Sounion bay, just below the promontory toward the east was a safe harbor where a garison of Athenian triremes was stationed. The bay hosted regattas in honor of Poseidon since ancient times, and the Athenians dedicated one of the captured Phoenician war ships there after the battle of Salamis. Above it, to the southeast, the rocky promontory that rises abruptly from the sea was a well-known and a welcome sight for all sailors who approached the Saronic Gulf and gazed at the crowning Temple of Poseidon--the god who commanded the mood of the waters they sailed upon. Naturally, sailors and their families paid their respects at the site because a host of artifacts were unearthed during excavations such as Cycladic statuettes, Mycenaean seals, Archaic ceramic shards, and a number of Kouros statues.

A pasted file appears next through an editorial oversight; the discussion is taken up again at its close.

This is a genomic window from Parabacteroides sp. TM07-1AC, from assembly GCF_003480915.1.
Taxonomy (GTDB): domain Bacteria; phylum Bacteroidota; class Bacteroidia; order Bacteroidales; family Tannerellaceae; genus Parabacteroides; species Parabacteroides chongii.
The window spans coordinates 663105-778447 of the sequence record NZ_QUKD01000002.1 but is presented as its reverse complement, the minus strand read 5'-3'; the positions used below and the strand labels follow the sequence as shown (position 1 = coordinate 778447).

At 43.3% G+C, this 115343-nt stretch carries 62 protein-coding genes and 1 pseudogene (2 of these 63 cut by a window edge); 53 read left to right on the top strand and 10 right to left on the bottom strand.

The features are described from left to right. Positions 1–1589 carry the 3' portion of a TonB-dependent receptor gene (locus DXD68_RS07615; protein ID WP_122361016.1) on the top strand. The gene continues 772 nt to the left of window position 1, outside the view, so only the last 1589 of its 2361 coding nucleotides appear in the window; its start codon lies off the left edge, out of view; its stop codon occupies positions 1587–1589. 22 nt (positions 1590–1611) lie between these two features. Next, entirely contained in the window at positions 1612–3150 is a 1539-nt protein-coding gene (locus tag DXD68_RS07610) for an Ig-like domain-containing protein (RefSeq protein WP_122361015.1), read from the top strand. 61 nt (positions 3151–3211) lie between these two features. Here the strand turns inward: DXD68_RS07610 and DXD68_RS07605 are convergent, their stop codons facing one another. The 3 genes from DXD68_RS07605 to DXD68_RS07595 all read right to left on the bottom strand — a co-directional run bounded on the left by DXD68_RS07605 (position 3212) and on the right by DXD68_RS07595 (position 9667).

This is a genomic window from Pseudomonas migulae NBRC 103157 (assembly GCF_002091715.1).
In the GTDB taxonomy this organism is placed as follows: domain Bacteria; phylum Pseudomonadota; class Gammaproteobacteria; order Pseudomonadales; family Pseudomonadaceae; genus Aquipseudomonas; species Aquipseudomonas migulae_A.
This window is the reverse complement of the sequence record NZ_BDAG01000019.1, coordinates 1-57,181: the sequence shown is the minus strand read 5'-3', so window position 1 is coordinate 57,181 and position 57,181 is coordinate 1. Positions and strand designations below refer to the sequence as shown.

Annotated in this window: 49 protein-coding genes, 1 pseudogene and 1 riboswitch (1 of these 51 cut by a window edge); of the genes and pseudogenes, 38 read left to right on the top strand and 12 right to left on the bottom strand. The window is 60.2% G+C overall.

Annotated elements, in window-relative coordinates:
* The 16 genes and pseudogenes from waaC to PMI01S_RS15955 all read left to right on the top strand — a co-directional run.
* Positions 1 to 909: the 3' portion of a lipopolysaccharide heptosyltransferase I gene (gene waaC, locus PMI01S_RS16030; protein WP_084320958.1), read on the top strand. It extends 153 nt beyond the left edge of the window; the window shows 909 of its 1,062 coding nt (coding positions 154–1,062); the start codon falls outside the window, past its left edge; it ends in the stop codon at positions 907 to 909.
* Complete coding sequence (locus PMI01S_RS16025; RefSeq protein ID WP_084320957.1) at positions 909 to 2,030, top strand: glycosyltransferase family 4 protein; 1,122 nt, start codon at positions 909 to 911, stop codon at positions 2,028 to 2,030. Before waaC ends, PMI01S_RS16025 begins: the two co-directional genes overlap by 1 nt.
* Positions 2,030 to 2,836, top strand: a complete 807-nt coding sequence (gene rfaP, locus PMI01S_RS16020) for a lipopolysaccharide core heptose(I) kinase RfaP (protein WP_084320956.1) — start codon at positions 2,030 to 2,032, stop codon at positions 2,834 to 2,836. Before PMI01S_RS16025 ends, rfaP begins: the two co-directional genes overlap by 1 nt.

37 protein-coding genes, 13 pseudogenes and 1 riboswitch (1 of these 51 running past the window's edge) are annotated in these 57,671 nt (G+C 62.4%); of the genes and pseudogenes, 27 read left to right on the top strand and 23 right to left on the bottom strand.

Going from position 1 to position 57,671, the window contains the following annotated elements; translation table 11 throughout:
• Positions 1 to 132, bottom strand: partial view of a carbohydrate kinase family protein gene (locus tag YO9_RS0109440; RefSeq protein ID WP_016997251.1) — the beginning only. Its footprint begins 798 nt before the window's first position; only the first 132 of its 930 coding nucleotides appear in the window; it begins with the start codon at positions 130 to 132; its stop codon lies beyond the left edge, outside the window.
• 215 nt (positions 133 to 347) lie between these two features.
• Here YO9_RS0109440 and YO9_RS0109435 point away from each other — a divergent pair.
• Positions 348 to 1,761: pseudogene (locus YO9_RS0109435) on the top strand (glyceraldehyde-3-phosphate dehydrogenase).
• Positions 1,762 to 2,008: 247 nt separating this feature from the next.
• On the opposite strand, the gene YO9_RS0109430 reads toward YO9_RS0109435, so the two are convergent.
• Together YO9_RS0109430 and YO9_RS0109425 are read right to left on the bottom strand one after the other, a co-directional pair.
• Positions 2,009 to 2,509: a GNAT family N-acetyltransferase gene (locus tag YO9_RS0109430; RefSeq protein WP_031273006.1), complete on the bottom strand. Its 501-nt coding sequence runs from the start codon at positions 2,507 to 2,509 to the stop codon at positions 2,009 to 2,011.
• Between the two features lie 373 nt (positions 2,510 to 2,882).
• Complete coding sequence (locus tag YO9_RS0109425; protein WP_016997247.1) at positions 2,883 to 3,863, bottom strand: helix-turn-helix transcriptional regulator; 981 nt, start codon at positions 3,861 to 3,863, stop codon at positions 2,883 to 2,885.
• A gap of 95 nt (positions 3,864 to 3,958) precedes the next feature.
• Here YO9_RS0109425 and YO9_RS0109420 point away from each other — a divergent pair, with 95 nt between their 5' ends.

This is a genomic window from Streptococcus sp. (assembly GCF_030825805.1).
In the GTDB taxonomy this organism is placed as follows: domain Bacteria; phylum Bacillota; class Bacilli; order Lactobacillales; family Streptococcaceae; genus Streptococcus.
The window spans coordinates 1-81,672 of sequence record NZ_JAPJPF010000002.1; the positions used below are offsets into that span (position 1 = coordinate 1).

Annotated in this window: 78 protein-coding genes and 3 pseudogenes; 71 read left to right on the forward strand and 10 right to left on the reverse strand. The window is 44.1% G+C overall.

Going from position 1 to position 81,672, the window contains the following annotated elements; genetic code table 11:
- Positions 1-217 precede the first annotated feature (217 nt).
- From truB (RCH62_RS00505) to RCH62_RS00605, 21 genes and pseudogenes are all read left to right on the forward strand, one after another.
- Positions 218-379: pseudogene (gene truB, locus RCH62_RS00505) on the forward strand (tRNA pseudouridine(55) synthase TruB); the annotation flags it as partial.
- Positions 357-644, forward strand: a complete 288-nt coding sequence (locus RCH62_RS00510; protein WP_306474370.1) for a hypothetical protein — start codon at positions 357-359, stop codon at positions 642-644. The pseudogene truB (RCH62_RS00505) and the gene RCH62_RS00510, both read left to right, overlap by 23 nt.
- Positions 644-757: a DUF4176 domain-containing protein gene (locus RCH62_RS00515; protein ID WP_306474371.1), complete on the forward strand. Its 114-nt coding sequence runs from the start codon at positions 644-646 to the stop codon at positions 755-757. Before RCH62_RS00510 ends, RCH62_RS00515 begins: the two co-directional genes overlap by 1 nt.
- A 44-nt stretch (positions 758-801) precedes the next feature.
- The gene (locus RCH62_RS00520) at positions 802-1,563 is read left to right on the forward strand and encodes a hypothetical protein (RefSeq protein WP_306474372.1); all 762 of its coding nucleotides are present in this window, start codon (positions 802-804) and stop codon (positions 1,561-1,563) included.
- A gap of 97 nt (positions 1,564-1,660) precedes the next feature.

The sacred area which included the temple, and the Athenian garrison were sheltered behind defensive walls with small towers built 66 feet apart. The fortification were constructed by the Athenians between 413-412 BCE, at the height of the Peloponnesian War when the Spartans with their allies were a constant threat to Attica, raiding both its surrounding land and interrupting its food supplies that came by sea. From the living area, a series of steps led to the sea where triremes were sheltered inside a double dock that was partially cut into the rock. The ship sheds were probably built in the 3d century BCE, and consisted of two roofed slipways, steeply rising out of the sea so triremes or other ships could be hoisted out of the water. Keeping triremes dry was of paramount importance because if their hauls were saturated with water they became heavy and slow.
Remnants of the ancient town are barely visible on the site. A wide street and few house foundations can be deciphered and show that the town was laid on an Hippodamian grid plan.